That said, I'm not opposed to attrition, it depends on how many other similar mechanics are in there and my personal bias is always to go for the simplest solution rather than the one which models reality best... (I suspect this puts us at polar opposite ends of the spectrum here.) There are quite a lot of simple solutions for attrition too. Damage over time based on tile type, no healing on certain tiles, or scaling damage over time based on loyalty to represent supply. All simple and straightforward without having to go into the minutiae. I think Paradox games do that better than Civ anyway...
     
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  7. Boris Gudenuf

    Boris Gudenuf Deity

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    I adore simple solutions, but I always start from the standpoint of What Effect Are We Trying to Reproduce? - and then whittle it down from there: complex to simple, rather than start with simple and try to go back and figure out what got left out.

    I started playing board games rom Avalon-Hill back in the 1960s, and so I say from experience: be very, very careful when invoking board game design in computer games, because they are not the same thing. In this specific case, 'simple' in computer games only has to mean what is presented to the player, not what the game engine has to calculate.
    I can remember with no fondness having to mentally calculate supply effects in much-too-complicated board games back in the 1970s, but that is never a requirement in computer games.
    In this case, you leave a unit on a tundra/desert/ice tile with no means of support (Improvement, adjacent naval unit) and it loses Health. Keep it there long enough, and it dies. All the mathematics required to tell how much it loses/turn and exactly how fast it goes belly-up is the computer's job - the gamer just has to watch the health bar on the unit and know that for much of the game Tundra/Ice/Desert tiles = Bad Places.
     
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  8. Leucarum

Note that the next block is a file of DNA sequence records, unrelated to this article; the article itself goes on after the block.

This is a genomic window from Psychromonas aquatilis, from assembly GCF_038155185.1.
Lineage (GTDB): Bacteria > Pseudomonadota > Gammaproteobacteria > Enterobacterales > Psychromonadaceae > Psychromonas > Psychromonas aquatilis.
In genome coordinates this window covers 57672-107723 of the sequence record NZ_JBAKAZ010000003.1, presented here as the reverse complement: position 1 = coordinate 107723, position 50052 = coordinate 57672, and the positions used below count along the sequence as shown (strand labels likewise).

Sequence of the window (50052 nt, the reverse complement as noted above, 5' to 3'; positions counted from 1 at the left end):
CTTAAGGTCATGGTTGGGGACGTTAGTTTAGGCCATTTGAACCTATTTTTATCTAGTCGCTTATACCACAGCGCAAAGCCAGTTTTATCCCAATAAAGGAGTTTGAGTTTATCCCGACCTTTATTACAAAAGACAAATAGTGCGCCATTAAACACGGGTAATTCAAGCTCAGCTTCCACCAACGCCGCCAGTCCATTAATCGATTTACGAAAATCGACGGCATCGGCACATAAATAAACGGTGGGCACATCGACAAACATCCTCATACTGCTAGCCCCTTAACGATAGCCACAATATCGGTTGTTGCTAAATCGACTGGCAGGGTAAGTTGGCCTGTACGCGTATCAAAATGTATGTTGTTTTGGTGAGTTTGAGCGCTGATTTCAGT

Leucarum Emperor

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    While I was never much into wargames, the mental math from some old-school simulationist RPGs is something I remember well... and not fondly.

    I agree with what you're saying here, but simple does mean more than just math... Players will only have so mental space to dedicate to managing systems, especially the average player that is not part of these forums. How much would really be gained by a complex system of supply-chain management? I'm kind-of playing devil's advocate here, because I can see the advantages to having some form of attrition slowing down expansion, giving a nice boost to civs that exist within those terrain etc... But there only a limited amount of systems that it's a good idea to include before system bloat occurs. I'm not sure how high on the list I would put a particularly complex attrition system.

    Also Civ6 is very much a digital board game so I have to disagree and say I think it's completely apt to compare it to board games - almost moreso than a lot of other computer games. Especially when it comes to trying to work out ideas that might flow from one into another!
     
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  9. Boris Gudenuf

    Boris Gudenuf Deity

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    God Help Me, I have played (board)games with complex systems of supply chain management, and Never Again. I'll never get those hours back, and as a Learning Experience it left much to be desired - I mainly learned never to do that again . . .

    But that's why I was posting here strictly in regard to an attrition system for Extreme Terrain, not a general 'supply line' system. The reasoning I can see behind having a system for extreme terrain tiles like tundra, snow, desert is that now all three types are very 'over used' in Civ when in fact they could only be exploited 'around the edges' until very recently. Also, by keeping Scouts independent of any attrition system, as I proposed, it might keep scouts relevant until later in the game whereas now they are pretty much soft targets by the Medieval Era.

    I agree that Civ VI is a digital board game, but I have also stated and will keep repeating that I think that was a very bad idea, and has limited what was and is possible in the game because they failed to take advantage of the potential of the different medium. Board games are inherently limited in the amount of information they can convey and the number of decisions they can demand before they overwhelm the gamer. The 'paper system' of board games is also limited in the number of separate 'story lines' and variations it can present, and so the variations become too well known and predictable very quickly.